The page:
One common question we get from law school applicants is “What is an LLM degree?” Most top law schools offer programs in this area, many international students enroll each year seeking this degree, and it is a commonly heard but rarely understood component of a law school curriculum. Therefore, as both a way to educate any loyal readers of this blog and also to have as a handy FAQ response (self-serving blog posts are the best kind), we decided to outline exactly what an LLM is and how it works.
The easiest way to break it down is to go through a series of commonly asked questions:
What is an LLM? The LLM stands for the Master of Laws and it is basically a masters degree geared toward subject matter expertise, not unlike an MBA or a masters in public policy. It does not carry with it the training necessary to qualify someone for the practice of law, as future lawyers must almost always have a JD in the U.S. or an equivalent degree (an LLB in the UK, for instance) and then pass the bar or equivalent exam in order to practice. Rather, it is an added piece that might make an individual more qualified to practice a certain type of law (one of the most common subjects is tax).
How long is the program? An LLM is almost always a one-year program.
What is the coursework like? The LLM can vary greatly depending on the school. Some programs heavily integrate LLM students into the general curriculum while others focus more on a specific track, which is often followed by a thesis requirement.
Is it just for international students? One of the most common misconceptions that people make about the LLM is that it is a degree specifically for international students. This is not true, as any student who seeks additional specialization in an area of the law can pursue an LLM (again, tax is the most common area where a U.S. student might spend the extra year). That said, the use of the degree in the U.S. is most commonly associated with training international students on some of the key elements of American law – coursework that helps those students go back to their home countries and former firms with an advanced understanding of U.S. legal frameworks.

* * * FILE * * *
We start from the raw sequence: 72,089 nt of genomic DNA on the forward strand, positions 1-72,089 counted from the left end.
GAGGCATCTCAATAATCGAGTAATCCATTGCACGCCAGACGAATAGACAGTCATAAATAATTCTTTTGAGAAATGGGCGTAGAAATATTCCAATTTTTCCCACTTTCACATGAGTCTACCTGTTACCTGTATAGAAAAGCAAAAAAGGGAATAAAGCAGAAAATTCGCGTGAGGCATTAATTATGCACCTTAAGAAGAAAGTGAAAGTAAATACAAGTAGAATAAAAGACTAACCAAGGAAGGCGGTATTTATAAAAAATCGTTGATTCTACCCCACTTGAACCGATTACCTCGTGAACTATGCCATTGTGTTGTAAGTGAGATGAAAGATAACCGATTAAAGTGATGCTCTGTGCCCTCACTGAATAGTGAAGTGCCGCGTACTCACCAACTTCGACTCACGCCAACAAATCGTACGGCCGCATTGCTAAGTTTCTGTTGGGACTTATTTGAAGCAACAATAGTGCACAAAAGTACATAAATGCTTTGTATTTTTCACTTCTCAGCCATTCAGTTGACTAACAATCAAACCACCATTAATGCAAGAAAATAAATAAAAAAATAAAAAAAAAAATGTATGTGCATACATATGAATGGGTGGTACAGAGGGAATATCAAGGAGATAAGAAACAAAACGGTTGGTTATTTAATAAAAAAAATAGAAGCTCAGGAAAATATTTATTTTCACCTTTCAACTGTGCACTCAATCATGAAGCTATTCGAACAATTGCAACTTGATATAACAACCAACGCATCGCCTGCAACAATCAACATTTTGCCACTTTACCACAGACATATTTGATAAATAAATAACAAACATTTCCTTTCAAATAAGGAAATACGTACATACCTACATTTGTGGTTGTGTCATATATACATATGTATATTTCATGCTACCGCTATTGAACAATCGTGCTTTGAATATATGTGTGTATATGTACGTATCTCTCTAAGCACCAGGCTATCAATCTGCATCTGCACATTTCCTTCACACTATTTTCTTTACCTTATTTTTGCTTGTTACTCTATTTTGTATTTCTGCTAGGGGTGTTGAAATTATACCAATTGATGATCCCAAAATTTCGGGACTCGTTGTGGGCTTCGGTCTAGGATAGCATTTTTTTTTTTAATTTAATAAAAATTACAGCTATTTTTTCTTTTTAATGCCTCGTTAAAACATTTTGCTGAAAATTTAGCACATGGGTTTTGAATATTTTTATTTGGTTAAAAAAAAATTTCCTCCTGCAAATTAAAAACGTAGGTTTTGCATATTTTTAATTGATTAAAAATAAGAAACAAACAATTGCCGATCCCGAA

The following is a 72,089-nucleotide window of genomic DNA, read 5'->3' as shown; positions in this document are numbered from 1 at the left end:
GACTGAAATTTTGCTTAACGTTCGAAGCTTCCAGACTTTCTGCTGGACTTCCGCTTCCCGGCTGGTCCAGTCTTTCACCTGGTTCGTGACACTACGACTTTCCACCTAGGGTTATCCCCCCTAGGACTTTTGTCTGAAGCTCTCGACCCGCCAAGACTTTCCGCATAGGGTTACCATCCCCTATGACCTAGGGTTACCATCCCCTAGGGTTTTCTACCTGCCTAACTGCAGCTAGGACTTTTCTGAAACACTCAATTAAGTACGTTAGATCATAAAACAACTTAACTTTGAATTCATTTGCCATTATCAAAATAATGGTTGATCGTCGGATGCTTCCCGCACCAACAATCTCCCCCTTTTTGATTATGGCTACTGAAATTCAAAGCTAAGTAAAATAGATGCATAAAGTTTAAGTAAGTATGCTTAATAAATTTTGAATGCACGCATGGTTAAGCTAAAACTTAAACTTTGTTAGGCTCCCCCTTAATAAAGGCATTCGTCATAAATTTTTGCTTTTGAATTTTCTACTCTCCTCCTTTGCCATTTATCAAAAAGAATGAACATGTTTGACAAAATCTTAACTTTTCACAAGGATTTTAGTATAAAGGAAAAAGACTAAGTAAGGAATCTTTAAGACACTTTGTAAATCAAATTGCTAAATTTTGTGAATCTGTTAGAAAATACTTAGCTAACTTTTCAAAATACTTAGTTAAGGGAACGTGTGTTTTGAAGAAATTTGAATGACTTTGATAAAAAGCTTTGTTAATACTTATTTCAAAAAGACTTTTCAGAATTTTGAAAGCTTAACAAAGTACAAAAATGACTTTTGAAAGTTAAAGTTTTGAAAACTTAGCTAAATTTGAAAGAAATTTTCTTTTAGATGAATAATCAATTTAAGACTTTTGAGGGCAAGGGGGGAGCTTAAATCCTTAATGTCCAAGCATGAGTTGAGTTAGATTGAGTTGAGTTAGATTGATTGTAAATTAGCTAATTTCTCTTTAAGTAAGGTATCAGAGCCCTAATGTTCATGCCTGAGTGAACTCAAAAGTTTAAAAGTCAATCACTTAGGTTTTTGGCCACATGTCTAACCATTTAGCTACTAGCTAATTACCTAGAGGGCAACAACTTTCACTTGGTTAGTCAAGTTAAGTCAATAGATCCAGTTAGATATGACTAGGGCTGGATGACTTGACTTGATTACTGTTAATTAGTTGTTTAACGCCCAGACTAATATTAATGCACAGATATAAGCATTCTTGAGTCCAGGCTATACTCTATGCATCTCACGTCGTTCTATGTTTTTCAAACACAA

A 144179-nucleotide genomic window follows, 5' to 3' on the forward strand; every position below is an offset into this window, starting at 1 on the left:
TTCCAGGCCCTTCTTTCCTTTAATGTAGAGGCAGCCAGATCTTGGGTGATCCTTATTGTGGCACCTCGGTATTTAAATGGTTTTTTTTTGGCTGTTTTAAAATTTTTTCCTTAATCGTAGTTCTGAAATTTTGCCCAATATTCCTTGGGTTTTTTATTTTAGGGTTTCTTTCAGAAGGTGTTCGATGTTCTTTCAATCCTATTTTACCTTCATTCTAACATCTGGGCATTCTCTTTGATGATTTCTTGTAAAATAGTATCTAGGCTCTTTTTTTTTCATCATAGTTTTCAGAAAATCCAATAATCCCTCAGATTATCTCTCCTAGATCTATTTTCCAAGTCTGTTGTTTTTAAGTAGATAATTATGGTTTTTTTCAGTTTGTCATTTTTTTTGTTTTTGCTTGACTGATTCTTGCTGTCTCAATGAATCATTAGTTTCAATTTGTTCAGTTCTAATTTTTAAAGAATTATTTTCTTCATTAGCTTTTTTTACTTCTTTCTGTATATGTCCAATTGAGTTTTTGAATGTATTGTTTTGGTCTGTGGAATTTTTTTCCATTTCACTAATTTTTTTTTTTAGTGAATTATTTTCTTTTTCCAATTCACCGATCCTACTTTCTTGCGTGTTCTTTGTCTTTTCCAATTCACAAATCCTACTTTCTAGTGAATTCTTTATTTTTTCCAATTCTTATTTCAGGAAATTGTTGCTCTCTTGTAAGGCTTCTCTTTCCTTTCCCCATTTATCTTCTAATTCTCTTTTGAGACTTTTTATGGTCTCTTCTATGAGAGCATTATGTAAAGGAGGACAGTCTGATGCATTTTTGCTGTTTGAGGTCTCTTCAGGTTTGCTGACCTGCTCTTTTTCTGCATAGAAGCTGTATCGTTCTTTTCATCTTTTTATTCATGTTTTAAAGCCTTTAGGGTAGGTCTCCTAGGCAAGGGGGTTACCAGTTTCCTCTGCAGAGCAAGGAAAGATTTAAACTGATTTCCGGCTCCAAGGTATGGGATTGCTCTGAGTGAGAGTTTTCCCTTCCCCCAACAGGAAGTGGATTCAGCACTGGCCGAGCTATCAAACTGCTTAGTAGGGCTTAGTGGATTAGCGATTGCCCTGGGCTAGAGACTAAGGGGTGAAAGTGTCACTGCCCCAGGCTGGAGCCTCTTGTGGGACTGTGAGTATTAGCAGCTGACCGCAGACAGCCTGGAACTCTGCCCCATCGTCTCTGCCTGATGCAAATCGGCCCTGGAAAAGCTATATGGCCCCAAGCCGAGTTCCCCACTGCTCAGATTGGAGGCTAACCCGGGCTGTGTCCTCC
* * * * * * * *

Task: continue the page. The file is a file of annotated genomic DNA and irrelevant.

Can an LLM qualify an international student to take the bar exam in the U.S.? This one actually requires some research, as some states allow international students to sit for the bar examination with an LLM (in conjunction with a JD equivalent from another country), while other states require a JD. International students should always double and triple-check the state bar requirements before pursuing an LLM with the hopes of transitioning into an American legal practice.
Who should get an LLM? Again, the degree is often a great fit for international students seeking an understanding of U.S. law to compliment their existing training, and – as detailed above – can often provide a springboard for practicing law in certain U.S. states. It is also an interesting option for American law students who seek either advanced exposure to individual subjects (especially at law schools that gear the LLM around a thesis) on the road to academia or for students who wish to practice a multinational brand of law.
For more questions about LLM degrees or anything pertaining to law school admissions, give us a call at (800) 925-7737 and get a free consultation with a Veritas Prep admissions expert!